Building the Institutional Capacity of Local Governments to implement WSUD is an essential part of the WSUD in Sydney Program. This page includes an explanation of the theory behind Institutional Capacity.
Currently the WSUD In Sydney Program is running rapid assessment workshops to help Councils build their capacity.
The WSUD in Sydney Program has partnered with others to develop several resources for local government to assess the institutional capacity for WSUD in their organisation.
Resources are available on the Rapid Assessment and Action Plan Page . There are also details of recent workshops outcomes.
Institutional Capacity Concepts:
Institutional Capacity defined by Brown et al (2006) in Chapter 5 of Australian Run Off Quality involves four spheres that impact the uptake of sustainable urban water management practices by the inter-play within and between individual spheres.
Social research finds that capacity building interventions that focus on one sphere in isolation (while commendable), will NOT facilitate the mainstreaming of Water Sensitive Urban Design (WSUD).
The four spheres include:
- Human resources – technical knowledge and people skills;
- Intra-organisational – key processes, systems, cultures and resources within organisations;
- Inter-organisational – agreements, relationships and consultative networks between organisations;
- External Institutional Rules and Incentives – regulations, policies and incentive schemes to encourage the uptake of WSUD.
While councils have tremendous power through local planning in terms of encouraging the uptake of WSUD via External Rules and Incentives (for example, Local Environment and Development Control Plans); this fourth Institutional Capacity sphere is also bound by Federal and State Legislative and Policy Tools thereabouts.
For more information in this regard, refer also to the Planning and Policy page of this site.
Institutional Barriers to the Uptake of WSUD
Following are the 12 types of common barriers (observed and studied) to advancing sustainable urban water management practices (including WSUD) and as identifed by Brown and Farrelly (2007).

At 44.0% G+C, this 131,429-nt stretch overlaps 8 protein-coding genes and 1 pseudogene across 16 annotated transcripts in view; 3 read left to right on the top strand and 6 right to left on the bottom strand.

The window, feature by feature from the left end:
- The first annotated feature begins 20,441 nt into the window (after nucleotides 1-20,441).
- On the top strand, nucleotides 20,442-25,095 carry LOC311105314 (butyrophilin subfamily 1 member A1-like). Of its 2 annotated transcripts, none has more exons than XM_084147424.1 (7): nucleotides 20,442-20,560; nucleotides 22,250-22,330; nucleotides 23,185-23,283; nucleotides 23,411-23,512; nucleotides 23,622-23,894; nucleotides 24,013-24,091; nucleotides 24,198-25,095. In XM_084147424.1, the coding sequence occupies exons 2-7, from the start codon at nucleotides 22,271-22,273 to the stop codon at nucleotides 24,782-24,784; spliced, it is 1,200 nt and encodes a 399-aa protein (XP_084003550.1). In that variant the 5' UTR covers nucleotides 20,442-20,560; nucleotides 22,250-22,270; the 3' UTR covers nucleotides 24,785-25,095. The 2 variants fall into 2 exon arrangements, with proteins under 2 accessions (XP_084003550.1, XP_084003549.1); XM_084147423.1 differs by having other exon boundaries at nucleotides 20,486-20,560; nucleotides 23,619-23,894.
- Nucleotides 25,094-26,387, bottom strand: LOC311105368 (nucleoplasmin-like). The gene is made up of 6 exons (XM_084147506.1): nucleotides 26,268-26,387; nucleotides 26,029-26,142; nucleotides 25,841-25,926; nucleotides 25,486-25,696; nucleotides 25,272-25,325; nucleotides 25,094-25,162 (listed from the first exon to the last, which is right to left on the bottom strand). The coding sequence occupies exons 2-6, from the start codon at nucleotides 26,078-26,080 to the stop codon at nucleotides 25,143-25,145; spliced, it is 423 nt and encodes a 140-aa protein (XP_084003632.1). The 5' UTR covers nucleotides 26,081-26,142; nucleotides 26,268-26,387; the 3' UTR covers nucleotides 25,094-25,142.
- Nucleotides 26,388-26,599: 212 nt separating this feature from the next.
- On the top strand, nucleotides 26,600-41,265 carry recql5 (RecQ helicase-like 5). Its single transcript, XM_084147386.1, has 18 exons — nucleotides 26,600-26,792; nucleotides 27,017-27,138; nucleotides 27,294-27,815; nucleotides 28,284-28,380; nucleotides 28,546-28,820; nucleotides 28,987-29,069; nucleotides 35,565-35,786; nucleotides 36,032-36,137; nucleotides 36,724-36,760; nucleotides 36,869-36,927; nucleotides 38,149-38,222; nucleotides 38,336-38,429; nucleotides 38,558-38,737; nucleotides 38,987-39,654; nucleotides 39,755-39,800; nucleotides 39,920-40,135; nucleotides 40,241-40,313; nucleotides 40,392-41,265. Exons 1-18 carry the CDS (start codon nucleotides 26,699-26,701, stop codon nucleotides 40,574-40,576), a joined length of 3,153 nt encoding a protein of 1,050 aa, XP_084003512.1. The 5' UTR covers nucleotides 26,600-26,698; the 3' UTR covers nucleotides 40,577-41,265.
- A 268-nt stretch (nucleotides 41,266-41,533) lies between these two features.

Their meta-analysis was conducted to better understand why the implementation of sustainable urban water management practices fails to occur beyond ad hoc project interventions.
Corresponding Institutional Capacity Building strategies (Strategies 1 to 4 identified in the diagram) to address these barriers and as detailed by Brown et al (2006) in Australian Run Off Quality: Chapter 5 can be accessed by clicking on the following links.
- Strategy 1 – Professional Development;
- Strategy 2 – Organisational Strengthening;
- Strategy 3 – Facilitative Reform; and
- Strategy 4 – Knowledge Building.
Five Phases of Organisational Growth
The Five Phases of Organisational Growth used to define a council’s transition to improving Institutional Capacity and therefore their ability to adopt and implement WSUD are defined by Brown (2008)
Click here to see a condensed version of Brown’s paper detailing the 5 Growth Phases and pertaining to organisational development, operational qualities and practitioner skill levels.
Key Factors Enabling the Uptake of WSUD
Within this context, Champions or Emergent Leaders as defined by Taylor (2008) were identified as critical change agents promoting WSUD within their respective organisations and more broadly, the water sector.
These Champions were also equally highlighted by Clarke and Brown (2007) in the Industry Report, Transition to WSUD: The Story of Melbourne who identified the key transition factors regarding Institutional Capacity which encouraged the uptake of WSUD.
Developing the ability of individual Champions is an integral part of building Institutional Capacity.
In this regard, the culmination of Taylor’s (2008) PHD Research, Leadership in Sustainable Urban Water Management – An Investigation of the Champion Phenomenon Within Australian Water Agencies provides an empirical analysis and understanding of the role of Champions.
Click Here to see an extract of the report. Section 10 – Management Strategies (support, foster, attract, recruit, supervise, develop and replicate) that can be implemented by middle/ executive leader managers (in collaboration with other Institutional Capacity interventions).
Click Here to read an article published in WME by Taylor in March 2010 entitled ‘Unleashing Champions’.